Every year, an October note

Posted on October 2, 2016

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Seven years ago today I will wake up to a phone call that you were at your apartment, had trouble breathing, called an ambulance, went into cardiac arrest, but had signed a DNR.

You will be legally dead. There is nothing I can do. You are an organ donor, so they have kept you on life support, but I – as your legal next of kin – will have to take another phone call. This phone call will be from a doctor asking my permission to take you off of life support.

In some way I will kill you.

Seven years ago last night I will have thought that, although I love you, my life would in some way be easier without you.

How I learned never to speak out loud that which I would not have happen.

In some way I will kill you.

I will lean against my bedroom wall, slide down to the floor. I will end the phone call. I won’t cry. I will tell my boyfriend at the time, who will in turn tell me he can’t miss work for this but that he’s very sorry. I will tell one of my roommates that I can’t drive her to school because my mother – although technically alive – is legally dead. Her boyfriend will get at least a little upset for having to drive her instead. I will wake up my other roommate. It’s four days before her birthday. “My mom is dead.” I will say. How should anyone receive that news?

I will think of the fight we had days before. I will think “Thank god I called back and cleared the air before this.” I will think “Of course. Of course. Of course.” I will remember the night our house flooded and /he/ said “You can never catch a break can you?”  I will think “Of course. Of course. Of course.” Looking back on this year I think “Of course. Of course. Of course.”

I will think this isn’t real.

Somehow two days will pass. I don’t remember them. Did I call dad and tell him? I don’t remember. I don’t remember.

I get a phone call. His voice is soft, gentle. For a doctor, his bedside manner is impeccable. He knows what he is doing. He knows what he is doing to me.

“I need your permission to take her off life support.”

“Okay.”

In some way I will kill you.

There is a moment where my body does not feel like it is my own. It is like waking from a dream that is very much like reality and then living in its afterglow.  But it’s not quite a dream and not quite a nightmare. You are not scared when you wake up but this was not a pleasant experience. You do get to spend your whole day living in its wake, though.

I tell my teachers “my mom died.” They tell me “I’m very sorry. Let me know when you want to retake the test.”

I will call your phone to listen to your voicemail message until your phone is shut off.

I will drive to your apartment in East Texas to pack up the things I want to keep. The rest we donate to an elderly woman moving in after you. Your sister will find what is effectively a will on your computer. It hints that you knew you would die soon.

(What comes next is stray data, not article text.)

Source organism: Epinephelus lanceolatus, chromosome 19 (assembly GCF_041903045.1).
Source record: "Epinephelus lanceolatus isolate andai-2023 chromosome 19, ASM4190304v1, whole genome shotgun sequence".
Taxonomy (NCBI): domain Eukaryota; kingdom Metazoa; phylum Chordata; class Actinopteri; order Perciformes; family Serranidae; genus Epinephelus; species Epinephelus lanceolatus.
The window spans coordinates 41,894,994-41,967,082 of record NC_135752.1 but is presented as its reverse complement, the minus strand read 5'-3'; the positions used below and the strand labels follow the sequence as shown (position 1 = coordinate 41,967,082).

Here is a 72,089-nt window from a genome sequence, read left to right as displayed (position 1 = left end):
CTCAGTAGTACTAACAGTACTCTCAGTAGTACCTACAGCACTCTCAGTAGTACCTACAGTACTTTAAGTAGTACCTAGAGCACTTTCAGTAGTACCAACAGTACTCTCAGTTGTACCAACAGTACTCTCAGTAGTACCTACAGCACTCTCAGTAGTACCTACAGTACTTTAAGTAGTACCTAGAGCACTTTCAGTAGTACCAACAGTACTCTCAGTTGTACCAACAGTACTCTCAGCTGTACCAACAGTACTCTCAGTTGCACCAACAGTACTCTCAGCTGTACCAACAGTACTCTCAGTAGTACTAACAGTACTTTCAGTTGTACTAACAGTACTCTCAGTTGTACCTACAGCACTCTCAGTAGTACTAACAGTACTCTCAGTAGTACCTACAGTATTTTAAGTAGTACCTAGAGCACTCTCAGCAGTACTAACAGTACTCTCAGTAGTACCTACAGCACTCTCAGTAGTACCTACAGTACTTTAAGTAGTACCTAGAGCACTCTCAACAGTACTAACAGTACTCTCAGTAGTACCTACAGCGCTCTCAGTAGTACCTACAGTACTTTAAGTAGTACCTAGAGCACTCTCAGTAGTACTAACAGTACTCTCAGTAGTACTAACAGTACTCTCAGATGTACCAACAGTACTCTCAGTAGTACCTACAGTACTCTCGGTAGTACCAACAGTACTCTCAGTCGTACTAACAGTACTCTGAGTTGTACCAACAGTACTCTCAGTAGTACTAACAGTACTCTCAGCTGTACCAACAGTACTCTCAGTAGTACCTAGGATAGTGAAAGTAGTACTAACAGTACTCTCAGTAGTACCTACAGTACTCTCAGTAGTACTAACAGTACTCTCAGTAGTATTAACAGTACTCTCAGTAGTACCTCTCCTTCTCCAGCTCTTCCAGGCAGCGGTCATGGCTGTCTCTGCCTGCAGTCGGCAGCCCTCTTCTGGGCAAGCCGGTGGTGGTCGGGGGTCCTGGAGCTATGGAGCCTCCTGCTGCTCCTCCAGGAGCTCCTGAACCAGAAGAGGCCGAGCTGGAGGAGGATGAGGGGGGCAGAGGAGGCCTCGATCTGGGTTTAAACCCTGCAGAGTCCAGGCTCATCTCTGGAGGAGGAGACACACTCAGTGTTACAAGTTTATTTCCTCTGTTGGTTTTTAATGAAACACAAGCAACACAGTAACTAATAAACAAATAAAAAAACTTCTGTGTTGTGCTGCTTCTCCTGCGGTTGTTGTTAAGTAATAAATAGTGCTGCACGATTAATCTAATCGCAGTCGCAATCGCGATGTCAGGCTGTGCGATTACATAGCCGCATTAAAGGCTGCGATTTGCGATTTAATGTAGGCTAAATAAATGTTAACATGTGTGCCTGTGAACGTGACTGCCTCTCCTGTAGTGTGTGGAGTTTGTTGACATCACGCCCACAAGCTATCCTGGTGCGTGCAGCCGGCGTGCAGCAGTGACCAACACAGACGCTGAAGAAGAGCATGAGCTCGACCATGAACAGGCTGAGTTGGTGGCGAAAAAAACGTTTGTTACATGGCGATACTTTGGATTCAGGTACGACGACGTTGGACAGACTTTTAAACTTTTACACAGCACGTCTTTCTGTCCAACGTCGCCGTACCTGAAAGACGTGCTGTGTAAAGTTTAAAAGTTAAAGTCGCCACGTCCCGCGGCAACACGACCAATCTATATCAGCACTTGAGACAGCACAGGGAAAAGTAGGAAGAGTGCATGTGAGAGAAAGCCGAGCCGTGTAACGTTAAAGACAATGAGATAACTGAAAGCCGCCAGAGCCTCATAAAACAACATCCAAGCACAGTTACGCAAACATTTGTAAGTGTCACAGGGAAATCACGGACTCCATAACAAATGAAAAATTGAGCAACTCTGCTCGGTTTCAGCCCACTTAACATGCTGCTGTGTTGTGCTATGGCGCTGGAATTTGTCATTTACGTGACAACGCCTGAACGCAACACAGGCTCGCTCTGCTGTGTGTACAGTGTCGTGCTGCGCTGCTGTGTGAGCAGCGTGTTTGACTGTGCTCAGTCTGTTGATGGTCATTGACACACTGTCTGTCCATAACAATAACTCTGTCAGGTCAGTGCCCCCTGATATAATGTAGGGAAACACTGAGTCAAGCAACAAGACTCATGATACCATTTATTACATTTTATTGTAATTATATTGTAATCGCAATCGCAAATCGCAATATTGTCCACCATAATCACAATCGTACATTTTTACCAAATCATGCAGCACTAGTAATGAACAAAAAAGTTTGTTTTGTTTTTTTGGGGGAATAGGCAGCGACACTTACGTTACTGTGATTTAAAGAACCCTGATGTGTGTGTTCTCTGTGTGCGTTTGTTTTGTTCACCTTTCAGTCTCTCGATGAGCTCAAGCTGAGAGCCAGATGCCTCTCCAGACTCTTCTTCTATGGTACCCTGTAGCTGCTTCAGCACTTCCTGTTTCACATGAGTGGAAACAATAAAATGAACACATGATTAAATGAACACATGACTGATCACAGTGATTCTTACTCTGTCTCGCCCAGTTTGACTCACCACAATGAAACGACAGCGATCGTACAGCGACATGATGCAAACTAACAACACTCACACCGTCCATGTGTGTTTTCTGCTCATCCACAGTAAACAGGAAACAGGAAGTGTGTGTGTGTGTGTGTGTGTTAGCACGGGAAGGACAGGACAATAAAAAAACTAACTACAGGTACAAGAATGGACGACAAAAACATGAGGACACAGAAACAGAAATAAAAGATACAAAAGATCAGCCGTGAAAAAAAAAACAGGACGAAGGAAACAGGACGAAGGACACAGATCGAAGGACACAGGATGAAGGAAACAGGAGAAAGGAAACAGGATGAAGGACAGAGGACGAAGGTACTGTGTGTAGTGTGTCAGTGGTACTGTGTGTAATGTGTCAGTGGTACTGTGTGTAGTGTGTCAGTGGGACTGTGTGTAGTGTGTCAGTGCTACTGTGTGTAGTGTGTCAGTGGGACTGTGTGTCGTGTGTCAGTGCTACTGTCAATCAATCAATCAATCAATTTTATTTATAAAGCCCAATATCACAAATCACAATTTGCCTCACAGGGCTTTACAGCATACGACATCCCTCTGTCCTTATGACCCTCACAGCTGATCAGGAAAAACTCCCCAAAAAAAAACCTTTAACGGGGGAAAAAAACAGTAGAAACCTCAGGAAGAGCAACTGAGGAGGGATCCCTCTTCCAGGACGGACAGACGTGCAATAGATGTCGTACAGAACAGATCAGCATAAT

How could you possibly know?

I will drive to your funeral. I will see my dad in my sideview mirror walking up to my car and realize that this is real. I will get out of my car and lose it.

I will remember the time he came to our house to return my sweater on a day he wasn’t supposed to have me. It was because my grandpa had died.

I will cry into his grey suit jacket standing outside of the church you visited infrequently but where people have gathered to remember you. There will be nothing anyone can do. This will be the first time I will cry like this.

I will sit in a room with people who knew you but maybe didn’t know you at all.

The pastor will ask me to talk of a memory I had. I will recall it. Something about horses. I will remember the smell of dry red wine and Marlboro reds. I will remember the sound of your voice rasping against the whisper of wind through the cracked window. I will hear the hollow clink of your empty glass as you set it on the island in the kitchen for a refill. I will hear the spark of your lighter. I will remember the pattern of the breakfast nook wallpaper. How often did I get lost in that while you… you talked.

We would talk.

Sometimes we would talk about you. Sometimes we would talk about me. Sometimes it was religion, the future, time, space, love, life, us, them, happiness, sadness. I would tell you that you don’t eat because you drink and smoke too much. They curb your appetite. “Ah, yes. That’s true.” You will say. 86 pounds. How can a grown adult weight only 86 pounds? You will manage it.

I know so much about every conversation we had. The sound of your laughter echoes inside me. Every harsh word, every declaration of love are written inside of me.

I know so much. I don’t know anything.

It took me so long to stop being angry with you. A passive suicide, the psychs call it. You knew you were dying but didn’t “rage, rage against the dying of the light,” as Thomas would say. Oh, but you raged. You’d rage against me, against anyone who didn’t bat for your team. Against yourself.

I was so angry for so long. Did you know Kayla, Lorraine and April are all married? I never dreamt of it but now, but now you could never help me pick a dress. I’d have let you have your glass of wine while I looked. You never saw me graduate college. You barely saw me graduate high school – were you able to stumble your way back to the car okay then? I wasn’t there to make sure.